I don’t know if we were sucked in to the drinking culture of Japanese society, but all of my closest mates in Japan would get completely wasted of a night out…wasted in a way I’d rarely do at home. The reason is there was no way of knowing how much we were drinking. We’d go to these places that ran ‘nomihodi’ (apologies for the almost certainly incorrect spelling), ‘drink as much as you want, for a very small amount of money’ affairs. We were all given these small glasses and then loads of big jugs of beer. After the fourth glass, it was impossible to pace yourself.
We did have great fun though, and almost every night like this would finish with us all crowding into a karaoke booth nearby and singing until about six in the morning until we got bored or fell asleep, or sometimes both.
Did you get many opportunities to travel around Japan?
Most of the parts of Japan I got to travel to were within an hour’s drive of my flat. I don’t feel I missed out though. I saw some amazing things and went to some amazing places. There was this ancient town hall in a village I doubt is in any tourist guide, where I was the only foreigner given the privilege of seeing a play that’s older than Shakespeare. There were also times spent hiking in the hills in the simply breathtaking countryside between Niigata and Nagano.
I did go to some of the more usual tourist places too. Kyoto’s an amazing place. It’s the cultural heart of the country and its former capital. There are two quite spectacular temples there, Ginkajugi and Kinkakugi. One’s covered in pure gold leaf, but both have amazing gardens and are breathtaking. I’d definitely recommend them. In general though, there are so many places to see in Kyoto I suggest you do what we did: hire a bike and spend a couple of days taking your time to have a good look around the fabulous city.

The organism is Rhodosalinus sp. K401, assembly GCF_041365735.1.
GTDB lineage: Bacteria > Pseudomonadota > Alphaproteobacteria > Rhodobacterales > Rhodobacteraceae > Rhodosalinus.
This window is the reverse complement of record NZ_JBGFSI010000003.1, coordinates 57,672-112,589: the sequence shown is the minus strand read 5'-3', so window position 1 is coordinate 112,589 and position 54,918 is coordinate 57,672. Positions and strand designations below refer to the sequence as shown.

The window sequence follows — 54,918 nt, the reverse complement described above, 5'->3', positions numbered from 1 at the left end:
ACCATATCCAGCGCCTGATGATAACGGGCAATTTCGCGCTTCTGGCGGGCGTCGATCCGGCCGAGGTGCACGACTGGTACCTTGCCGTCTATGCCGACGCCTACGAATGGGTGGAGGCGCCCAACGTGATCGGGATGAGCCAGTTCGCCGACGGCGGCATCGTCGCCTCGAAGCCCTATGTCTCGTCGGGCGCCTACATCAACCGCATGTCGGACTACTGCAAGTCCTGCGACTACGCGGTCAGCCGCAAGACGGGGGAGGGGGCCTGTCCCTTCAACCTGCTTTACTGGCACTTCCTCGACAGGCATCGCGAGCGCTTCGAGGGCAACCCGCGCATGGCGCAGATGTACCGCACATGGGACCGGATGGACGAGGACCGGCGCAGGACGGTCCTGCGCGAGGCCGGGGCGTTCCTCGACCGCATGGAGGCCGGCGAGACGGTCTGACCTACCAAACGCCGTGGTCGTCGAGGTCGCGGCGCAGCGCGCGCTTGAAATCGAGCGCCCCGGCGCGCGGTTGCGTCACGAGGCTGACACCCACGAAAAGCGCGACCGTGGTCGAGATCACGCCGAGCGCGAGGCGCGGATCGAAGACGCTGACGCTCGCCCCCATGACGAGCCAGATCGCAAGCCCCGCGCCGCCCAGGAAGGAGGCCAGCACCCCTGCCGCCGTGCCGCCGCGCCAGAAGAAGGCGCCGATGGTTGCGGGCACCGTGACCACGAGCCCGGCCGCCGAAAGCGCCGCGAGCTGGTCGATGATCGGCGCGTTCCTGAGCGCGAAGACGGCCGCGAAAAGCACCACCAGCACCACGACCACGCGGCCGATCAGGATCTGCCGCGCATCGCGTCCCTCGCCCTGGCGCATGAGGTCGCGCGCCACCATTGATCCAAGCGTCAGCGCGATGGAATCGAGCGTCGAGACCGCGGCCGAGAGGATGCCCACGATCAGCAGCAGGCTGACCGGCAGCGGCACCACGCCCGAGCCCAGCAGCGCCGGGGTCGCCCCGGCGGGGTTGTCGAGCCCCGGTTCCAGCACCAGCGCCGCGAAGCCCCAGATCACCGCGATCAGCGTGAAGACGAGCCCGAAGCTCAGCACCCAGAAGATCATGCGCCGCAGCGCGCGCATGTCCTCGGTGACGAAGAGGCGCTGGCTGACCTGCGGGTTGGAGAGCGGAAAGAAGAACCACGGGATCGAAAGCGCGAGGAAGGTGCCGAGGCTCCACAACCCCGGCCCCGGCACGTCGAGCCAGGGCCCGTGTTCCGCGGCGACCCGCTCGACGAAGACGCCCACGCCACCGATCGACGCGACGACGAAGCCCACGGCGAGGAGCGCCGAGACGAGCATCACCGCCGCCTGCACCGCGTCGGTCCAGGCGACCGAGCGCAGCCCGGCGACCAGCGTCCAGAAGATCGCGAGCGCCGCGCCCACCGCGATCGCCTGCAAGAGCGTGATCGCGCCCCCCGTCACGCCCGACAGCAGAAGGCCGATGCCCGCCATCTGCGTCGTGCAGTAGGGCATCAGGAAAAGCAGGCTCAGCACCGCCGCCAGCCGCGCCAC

One thing you’ve got to do though is go to the Geisha district and try and see one. This part of the city, next to the river Kamo, is a labyrinth of alleyways…head along one and try to catch a Geisha. I saw one…it really made my day!
So that’s Kyoto…the other place my school allowed me to go to was Tokyo. There’s simply not enough space here to describe it. All I’m going to say is you’ll be amazed. It’s exactly what you think it’ll be like.
If Tokyo’s too big for you, try Osaka. I had a great weekend there. It’s a lot easier to get around than Tokyo, and a lot less crowded too!
Finally, got any funny stories or particularly memorable incidents from your time in Japan?
Japan’s the kind of place you could write a successful surrealist comedy show about (if you hadn’t already been beaten to it). There was the time I went to this fertility festival in a remote snow-covered village, only to see be greeted by a large wooden phallus, being ridden by a group of Japanese ladies and carried on the shoulders of local men. (Little phallic lollies were on sale as souvenirs…it still makes me laugh.)
There was another time I was at an enkai, or a drinking party, with local Japanese teachers from school, when someone had the idea that we’d start doing toasts. They were teaching me the Japanese version, ‘kampai’, so I chipped in with ‘chin-chin’. Smiles faded…some looked down, others pretended not to hear…only the occasional snigger from the insane teacher I never liked broke the silence. ‘Chin-chin’, I was told, is Japanese slang for penis.